Mutations in BRCA1 and BRCA2 are strongly implicated in some hematological malignancies. BRCA1 mutations are associated acute myelogenous leukemia and chronic myelogenous leukemia. Mutations of BRCA2 are also found in many T-cell lymphomas and chronic lymphocytic leukemias.
Whether to have children is a significant source of stress for women who learn of their BRCA mutations during their childbearing years.
There is likely little or no effect of a BRCA gene mutation on overall fertility, although women with a BRCA mutation may be more likely to have primary ovarian insufficiency. BRCA mutation carriers may be more likely to give birth to girls than boys.
If both parents are carriers of a BRCA mutation, then pre-implantation genetic diagnosis is sometimes used to prevent the birth of a child with BRCA mutations. Inheriting two BRCA1 mutations (one from each parent) has never been reported and is believed to be a lethal birth defect. Inheriting one BRCA1 mutation and one BRCA2 mutation has been reported occasionally; the child's risk for any given type of cancer is the higher risk of the two genes (e.g., the ovarian cancer risk from BRCA1 and the pancreatic cancer risk from BRCA2). Inheriting two BRCA2 mutations produces Fanconi anemia.
Each pregnancy in genetically typical women is associated with a significantly reduction in the mother's risk of developing breast cancer after age 40. The younger the woman is at the time of her first birth, the more protection against breast cancer she receives. Breastfeeding for more than one year protects against breast cancer. Pregnancy also protects against ovarian cancer in genetically typical women.
Although some studies have produced different results, women with BRCA mutations are generally not expected to receive these significant protective benefits. Current research is too limited and imprecise to permit calculation of specific risks. However, the following general trends have been identified:
Several hypotheses propose that BRCA mutations might have evolutionary advantages, such as higher intelligence. The Ashkenazi intelligence hypothesis was proposed by Gregory Cochran and asserts that a defect in the BRCA1 gene might unleash neural growth.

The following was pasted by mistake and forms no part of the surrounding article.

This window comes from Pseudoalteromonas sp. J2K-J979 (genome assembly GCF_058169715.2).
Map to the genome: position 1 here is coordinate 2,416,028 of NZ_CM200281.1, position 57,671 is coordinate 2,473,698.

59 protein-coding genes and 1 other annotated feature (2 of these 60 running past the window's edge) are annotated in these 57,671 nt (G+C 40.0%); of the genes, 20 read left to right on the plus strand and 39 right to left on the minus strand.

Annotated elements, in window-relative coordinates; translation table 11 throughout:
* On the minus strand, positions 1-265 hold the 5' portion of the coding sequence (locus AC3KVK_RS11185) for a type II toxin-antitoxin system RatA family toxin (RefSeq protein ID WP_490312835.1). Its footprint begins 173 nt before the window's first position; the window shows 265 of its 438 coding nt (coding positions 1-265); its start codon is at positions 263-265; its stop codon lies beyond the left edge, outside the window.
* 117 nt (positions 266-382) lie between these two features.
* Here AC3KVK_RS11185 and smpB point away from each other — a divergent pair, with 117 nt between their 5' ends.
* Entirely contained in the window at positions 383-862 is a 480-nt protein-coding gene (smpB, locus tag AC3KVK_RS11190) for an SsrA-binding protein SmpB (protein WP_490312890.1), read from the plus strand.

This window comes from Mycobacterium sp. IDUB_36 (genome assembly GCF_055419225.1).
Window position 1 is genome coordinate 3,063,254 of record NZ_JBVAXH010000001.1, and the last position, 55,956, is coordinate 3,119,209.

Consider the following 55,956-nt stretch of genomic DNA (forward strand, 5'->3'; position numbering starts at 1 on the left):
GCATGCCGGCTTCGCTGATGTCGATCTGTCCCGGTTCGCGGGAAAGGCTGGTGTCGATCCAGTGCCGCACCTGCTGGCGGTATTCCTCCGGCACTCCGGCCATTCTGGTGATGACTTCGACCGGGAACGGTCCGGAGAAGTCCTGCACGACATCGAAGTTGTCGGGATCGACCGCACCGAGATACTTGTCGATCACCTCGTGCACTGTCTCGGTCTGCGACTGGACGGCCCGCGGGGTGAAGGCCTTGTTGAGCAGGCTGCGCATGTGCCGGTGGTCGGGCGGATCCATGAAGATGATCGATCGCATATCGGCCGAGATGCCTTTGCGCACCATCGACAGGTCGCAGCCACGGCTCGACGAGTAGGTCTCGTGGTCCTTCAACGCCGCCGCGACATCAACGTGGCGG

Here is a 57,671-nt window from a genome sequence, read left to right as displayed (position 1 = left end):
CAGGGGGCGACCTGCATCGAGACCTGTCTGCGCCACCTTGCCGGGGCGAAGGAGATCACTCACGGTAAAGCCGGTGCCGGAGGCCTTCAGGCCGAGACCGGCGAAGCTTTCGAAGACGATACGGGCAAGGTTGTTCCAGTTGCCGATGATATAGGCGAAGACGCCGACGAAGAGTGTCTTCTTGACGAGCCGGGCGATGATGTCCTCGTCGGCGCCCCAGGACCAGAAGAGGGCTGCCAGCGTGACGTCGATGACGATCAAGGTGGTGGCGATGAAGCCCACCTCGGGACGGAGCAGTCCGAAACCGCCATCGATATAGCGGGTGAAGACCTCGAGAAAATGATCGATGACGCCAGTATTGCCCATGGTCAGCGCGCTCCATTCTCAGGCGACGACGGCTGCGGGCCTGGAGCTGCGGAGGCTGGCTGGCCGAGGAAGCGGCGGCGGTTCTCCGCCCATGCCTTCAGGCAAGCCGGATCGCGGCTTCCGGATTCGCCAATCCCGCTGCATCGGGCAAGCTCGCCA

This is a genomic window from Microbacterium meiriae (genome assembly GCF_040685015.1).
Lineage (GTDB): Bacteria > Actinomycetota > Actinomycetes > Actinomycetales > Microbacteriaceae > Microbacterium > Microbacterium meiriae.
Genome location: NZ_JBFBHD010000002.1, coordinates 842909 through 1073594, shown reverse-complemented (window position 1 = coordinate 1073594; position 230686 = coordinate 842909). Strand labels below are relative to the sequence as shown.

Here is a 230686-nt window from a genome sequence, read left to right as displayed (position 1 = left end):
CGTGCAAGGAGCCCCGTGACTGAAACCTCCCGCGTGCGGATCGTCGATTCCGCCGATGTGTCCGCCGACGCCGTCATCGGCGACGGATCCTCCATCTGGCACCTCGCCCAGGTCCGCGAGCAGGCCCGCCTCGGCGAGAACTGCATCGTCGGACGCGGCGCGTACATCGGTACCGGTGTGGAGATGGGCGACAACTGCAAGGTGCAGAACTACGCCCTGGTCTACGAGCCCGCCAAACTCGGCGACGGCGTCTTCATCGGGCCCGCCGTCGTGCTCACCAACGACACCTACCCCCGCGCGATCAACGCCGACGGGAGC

A patent application for the isolated BRCA1 gene and cancer-cancer promoting mutations discussed above, as well as methods to diagnose the likelihood of getting breast cancer, was filed by the University of Utah, National Institute of Environmental Health Sciences (NIEHS) and Myriad Genetics in 1994; over the next year, Myriad, in collaboration with investigators from Endo Recherche, Inc., HSC Research & Development Limited Partnership, and University of Pennsylvania, isolated and sequenced the BRCA2 gene and identified key mutations, and the first BRCA2 patent was filed in the U.S. by Myriad and other institutions in 1995. Myriad is the exclusive licensee of these patents and has enforced them in the US against clinical diagnostic labs. This business model led from Myriad being a startup in 1994 to being a publicly traded company with 1200 employees and about $500M in annual revenue in 2012; it also led to controversy over high prices and the inability to get second opinions from other diagnostic labs, which in turn led to the landmark Association for Molecular Pathology v. Myriad Genetics lawsuit. The patents begin to expire in 2014.
According to an article published in the journal, Genetic Medicine, in 2010, "The patent story outside the United States is more complicated.... For example, patents have been obtained but the patents are being ignored by provincial health systems in Canada. In Australia and the UK, Myriad’s licensee permitted use by health systems, but announced a change of plans in August 2008. ... Only a single mutation has been patented in Myriad’s lone European-wide patent, although some patents remain under review of an opposition proceeding. In effect, the United States is the only jurisdiction where Myriad’s strong patent position has conferred sole-provider status." Peter Meldrum, CEO of Myriad Genetics, has acknowledged that Myriad has "other competitive advantages that may make such [patent] enforcement unnecessary" in Europe.
Legal decisions surrounding the BRCA1 and BRCA2 patents will affect the field of genetic testing in general.